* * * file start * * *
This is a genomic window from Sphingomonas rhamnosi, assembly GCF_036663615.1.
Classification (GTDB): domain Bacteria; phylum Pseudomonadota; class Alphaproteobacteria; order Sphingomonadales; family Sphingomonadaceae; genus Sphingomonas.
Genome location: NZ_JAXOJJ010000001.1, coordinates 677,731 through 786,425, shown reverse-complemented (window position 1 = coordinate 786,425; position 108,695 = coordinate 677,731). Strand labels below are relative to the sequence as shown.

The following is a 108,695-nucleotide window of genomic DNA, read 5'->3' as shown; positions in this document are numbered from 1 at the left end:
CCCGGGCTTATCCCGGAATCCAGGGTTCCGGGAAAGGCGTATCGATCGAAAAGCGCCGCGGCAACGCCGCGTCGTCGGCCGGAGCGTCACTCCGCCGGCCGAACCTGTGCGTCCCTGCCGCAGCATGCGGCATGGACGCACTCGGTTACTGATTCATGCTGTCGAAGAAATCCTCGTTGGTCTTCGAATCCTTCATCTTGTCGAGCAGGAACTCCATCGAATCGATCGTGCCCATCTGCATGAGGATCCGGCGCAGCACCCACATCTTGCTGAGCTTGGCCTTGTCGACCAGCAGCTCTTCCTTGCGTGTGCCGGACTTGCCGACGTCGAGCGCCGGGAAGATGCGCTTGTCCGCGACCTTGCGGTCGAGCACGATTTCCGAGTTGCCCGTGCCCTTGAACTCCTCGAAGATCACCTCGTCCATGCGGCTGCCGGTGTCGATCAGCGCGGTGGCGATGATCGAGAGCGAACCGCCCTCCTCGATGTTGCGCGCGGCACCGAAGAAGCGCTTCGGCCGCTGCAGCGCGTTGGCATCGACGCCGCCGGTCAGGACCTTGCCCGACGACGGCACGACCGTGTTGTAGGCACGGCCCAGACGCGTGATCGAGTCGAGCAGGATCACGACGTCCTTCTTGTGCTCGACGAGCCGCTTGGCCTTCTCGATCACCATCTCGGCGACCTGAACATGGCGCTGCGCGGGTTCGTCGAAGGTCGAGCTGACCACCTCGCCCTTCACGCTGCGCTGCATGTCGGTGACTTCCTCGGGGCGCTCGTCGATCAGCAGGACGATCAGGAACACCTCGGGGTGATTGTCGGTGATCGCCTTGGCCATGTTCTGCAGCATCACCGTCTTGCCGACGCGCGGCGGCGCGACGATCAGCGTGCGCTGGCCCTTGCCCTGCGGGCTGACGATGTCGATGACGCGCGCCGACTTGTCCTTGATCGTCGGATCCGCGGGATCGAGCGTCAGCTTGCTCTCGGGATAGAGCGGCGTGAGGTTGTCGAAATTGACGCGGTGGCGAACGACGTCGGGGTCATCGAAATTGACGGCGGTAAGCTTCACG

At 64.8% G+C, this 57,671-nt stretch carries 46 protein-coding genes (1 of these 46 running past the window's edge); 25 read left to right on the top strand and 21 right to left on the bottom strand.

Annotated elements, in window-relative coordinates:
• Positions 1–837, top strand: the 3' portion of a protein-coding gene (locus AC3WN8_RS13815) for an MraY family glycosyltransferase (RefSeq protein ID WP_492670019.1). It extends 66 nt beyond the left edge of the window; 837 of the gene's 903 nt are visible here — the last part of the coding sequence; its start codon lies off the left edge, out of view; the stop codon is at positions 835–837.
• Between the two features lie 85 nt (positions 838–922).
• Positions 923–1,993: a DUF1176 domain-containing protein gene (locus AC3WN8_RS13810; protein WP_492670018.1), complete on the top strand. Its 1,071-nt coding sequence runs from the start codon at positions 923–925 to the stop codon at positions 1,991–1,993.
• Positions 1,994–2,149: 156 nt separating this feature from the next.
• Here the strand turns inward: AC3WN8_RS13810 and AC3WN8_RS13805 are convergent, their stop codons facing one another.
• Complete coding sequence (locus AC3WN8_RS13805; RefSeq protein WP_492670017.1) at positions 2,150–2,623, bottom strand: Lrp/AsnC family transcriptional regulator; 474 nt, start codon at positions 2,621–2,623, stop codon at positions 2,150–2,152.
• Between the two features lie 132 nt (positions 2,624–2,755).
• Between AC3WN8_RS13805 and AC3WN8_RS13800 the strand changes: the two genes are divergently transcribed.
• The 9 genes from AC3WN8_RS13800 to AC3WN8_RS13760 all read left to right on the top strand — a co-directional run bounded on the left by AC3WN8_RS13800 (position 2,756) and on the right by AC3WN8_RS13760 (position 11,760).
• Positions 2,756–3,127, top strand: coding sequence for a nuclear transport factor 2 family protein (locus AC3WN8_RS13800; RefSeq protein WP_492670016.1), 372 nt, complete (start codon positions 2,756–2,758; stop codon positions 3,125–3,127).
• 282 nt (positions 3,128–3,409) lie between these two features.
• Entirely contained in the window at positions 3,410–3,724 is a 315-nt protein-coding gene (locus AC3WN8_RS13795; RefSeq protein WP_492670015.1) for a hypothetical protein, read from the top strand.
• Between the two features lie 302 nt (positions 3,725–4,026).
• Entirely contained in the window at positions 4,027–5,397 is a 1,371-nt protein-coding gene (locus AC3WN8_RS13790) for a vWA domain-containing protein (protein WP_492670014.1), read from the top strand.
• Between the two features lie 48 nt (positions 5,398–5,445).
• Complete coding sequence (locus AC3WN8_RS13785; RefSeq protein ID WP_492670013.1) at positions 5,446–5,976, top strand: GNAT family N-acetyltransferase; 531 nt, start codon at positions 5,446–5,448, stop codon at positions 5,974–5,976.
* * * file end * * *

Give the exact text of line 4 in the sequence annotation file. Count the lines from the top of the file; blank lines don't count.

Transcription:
The following is a 108,695-nucleotide window of genomic DNA, read 5'->3' as shown; positions in this document are numbered from 1 at the left end: